Xbox boss Phil Spencer believes that ray tracing has a “spotty” influence on the gaming experience. He also thinks 8K might never become a standard in video games.
Spencer says he believes ray tracing has not created a massive impact on gamers right now, in a recent interview. He also thinks that 8K is still years away, calling it “aspirational technology.” The Xbox head honcho is likely right, but it doesn’t mean it isn’t coming.
Ray tracing is yet to live on its promise
So far, ray tracing is nothing more but a fancy way to make graphics look better. While this is important to some people, Xbox and Microsoft are looking for a more holistic approach. For example, Spencer preached how not everything is about raw performance.
He details how many players on the Game Pass opted for better fidelity on their games. By sacrificing a few god rays here and there, players could create a better, more reactive experience.
“When I think about games where ray-tracing has had a dramatic impact on my experience as a player,” said Spencer, “it’s kind of spotty.” He’s right.
There’s very little evidence that better graphics always means better immersion. Games like Minecraft and Spelunky are immersive experiences, even with their sprite graphics. While Minecraft now has RTX, it doesn’t take away from its immersive experience.
8K is still “aspirational technology”
The Xbox Series X also has the potential for 8K in some games, but it locked it at 4K60fps. The reasoning behind it is the fidelity that Phil Spencer and the company want for their games. He even believes that the tech is years away.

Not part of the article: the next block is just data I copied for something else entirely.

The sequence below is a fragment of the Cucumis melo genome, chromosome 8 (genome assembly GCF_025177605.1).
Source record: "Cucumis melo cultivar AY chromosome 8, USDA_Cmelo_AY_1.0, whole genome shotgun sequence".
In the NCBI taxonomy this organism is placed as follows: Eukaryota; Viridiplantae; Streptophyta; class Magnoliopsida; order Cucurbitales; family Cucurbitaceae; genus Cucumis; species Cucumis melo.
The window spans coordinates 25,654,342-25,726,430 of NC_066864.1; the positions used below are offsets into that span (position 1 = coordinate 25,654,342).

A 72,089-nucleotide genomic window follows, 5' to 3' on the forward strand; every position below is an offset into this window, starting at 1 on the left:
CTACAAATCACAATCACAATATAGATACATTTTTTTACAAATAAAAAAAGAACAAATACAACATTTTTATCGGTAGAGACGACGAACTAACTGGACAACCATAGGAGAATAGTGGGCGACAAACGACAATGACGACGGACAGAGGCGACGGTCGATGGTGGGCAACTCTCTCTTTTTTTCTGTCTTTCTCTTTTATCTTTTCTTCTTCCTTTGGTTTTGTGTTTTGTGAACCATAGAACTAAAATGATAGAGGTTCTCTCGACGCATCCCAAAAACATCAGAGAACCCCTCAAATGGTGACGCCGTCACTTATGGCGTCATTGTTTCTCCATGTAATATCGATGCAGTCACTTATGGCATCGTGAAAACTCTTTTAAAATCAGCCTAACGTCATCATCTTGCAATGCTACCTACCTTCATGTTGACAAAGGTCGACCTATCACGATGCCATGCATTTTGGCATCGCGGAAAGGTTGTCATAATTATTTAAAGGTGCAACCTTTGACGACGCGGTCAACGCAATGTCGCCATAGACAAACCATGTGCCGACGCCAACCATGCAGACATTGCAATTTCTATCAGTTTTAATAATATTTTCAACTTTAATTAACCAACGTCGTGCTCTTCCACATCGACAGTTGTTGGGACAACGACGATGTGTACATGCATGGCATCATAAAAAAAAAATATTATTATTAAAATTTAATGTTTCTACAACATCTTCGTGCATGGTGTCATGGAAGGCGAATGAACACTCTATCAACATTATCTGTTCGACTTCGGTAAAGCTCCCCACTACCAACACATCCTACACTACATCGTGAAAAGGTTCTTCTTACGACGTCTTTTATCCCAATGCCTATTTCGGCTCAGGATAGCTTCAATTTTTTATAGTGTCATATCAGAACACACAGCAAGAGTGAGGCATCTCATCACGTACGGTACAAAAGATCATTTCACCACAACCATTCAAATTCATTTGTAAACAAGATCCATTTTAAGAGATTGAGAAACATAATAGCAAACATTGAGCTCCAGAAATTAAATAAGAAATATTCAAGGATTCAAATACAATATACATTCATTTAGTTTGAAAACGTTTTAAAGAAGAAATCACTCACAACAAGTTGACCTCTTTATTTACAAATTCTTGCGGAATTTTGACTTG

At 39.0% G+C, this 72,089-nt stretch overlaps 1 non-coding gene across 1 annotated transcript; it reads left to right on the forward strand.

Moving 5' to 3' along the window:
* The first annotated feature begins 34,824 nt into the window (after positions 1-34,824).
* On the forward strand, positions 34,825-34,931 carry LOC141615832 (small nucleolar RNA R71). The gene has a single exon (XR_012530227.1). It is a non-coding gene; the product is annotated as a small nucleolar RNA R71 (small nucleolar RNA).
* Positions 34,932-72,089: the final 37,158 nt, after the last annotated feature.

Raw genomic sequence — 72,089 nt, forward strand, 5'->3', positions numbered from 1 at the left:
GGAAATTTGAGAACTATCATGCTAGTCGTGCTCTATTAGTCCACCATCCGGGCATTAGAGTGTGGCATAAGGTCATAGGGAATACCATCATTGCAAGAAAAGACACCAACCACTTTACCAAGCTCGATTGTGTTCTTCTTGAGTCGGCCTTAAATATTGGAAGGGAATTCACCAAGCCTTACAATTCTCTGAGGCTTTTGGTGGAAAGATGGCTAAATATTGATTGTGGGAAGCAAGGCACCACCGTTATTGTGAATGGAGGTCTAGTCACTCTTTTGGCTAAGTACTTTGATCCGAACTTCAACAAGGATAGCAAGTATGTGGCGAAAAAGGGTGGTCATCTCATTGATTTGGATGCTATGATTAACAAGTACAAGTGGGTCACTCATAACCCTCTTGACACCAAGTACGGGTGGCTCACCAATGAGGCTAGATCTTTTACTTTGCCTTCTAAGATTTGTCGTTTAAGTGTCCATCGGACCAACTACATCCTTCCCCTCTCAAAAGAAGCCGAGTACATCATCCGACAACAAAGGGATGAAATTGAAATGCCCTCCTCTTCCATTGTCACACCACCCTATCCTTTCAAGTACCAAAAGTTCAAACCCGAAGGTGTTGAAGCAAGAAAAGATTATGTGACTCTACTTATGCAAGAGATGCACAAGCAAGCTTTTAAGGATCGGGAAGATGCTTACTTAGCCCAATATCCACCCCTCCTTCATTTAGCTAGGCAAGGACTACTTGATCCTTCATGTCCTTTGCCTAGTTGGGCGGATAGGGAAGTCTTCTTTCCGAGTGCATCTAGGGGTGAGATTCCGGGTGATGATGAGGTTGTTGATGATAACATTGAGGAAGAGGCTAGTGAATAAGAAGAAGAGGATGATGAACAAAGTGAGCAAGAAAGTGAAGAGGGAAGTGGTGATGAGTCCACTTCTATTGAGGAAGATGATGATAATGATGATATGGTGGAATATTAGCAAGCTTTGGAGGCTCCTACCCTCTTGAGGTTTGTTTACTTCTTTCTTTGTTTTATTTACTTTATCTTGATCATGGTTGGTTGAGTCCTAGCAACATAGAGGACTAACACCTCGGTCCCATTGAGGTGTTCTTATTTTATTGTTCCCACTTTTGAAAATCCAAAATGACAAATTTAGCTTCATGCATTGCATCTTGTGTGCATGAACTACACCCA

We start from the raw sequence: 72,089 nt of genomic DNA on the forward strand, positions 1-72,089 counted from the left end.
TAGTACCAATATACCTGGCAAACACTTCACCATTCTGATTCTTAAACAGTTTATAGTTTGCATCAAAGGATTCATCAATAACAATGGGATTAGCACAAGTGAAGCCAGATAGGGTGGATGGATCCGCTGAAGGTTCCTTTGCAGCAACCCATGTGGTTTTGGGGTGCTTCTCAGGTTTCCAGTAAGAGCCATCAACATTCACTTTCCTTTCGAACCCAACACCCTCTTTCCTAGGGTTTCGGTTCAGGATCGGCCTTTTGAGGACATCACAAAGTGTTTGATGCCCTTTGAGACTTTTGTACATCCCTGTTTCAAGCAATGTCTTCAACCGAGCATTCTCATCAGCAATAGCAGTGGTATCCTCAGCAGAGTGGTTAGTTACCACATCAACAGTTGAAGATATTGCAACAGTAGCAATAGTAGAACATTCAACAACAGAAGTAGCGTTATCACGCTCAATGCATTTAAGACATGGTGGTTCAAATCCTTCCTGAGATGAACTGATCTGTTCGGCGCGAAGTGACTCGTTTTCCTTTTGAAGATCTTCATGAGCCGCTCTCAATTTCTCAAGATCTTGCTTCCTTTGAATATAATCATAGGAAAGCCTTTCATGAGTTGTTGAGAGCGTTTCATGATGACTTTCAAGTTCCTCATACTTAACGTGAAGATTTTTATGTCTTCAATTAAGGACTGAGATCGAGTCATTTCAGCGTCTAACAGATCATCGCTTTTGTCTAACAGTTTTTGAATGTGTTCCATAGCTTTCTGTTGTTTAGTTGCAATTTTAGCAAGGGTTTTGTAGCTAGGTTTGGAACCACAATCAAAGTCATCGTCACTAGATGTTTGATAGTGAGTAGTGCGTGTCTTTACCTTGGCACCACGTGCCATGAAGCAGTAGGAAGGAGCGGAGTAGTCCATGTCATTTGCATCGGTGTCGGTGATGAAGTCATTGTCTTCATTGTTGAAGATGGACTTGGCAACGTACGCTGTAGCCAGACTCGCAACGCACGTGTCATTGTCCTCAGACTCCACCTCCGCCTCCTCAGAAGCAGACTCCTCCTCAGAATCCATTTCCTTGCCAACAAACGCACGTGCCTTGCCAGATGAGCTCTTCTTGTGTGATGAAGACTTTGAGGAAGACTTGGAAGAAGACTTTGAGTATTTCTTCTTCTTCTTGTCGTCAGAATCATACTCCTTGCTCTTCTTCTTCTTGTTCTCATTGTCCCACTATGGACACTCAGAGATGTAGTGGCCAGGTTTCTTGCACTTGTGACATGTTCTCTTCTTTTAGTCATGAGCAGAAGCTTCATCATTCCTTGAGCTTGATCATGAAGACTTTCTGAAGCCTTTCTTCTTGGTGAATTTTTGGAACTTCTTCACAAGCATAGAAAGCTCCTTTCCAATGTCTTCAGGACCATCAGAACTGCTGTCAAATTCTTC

“I think 8K is aspirational technology,” said Spencer. “The display capabilities of devices are not really there yet. I think we’re years away from 8K being—if it ever is—standard in video games.”
Spencer believes, however, that tech advance with immediate benefits is the variable refresh rate. Having games go up to 120Hz and even support 144Hz and 240Hz is crucial.
The entire schtick for Xbox’s approach to games is decentralizing the ecosystem. Rather than focus on performance, the whole team is now focusing on “choice.” They’re looking to make the transition to having games everywhere.
“The other competitive platforms really aren’t interested in having a full Xbox experience on their hardware,” said Spencer. “But for us, we want to be where gamers want to be, and that’s the path that we’re on.”
Phil Spencer and Xbox are betting that gamers want more choices and better immersion. They’re looking to push that beyond its boundaries, so they should hope they’re right.
Featured image courtesy of The Game Awards/Youtube Screenshot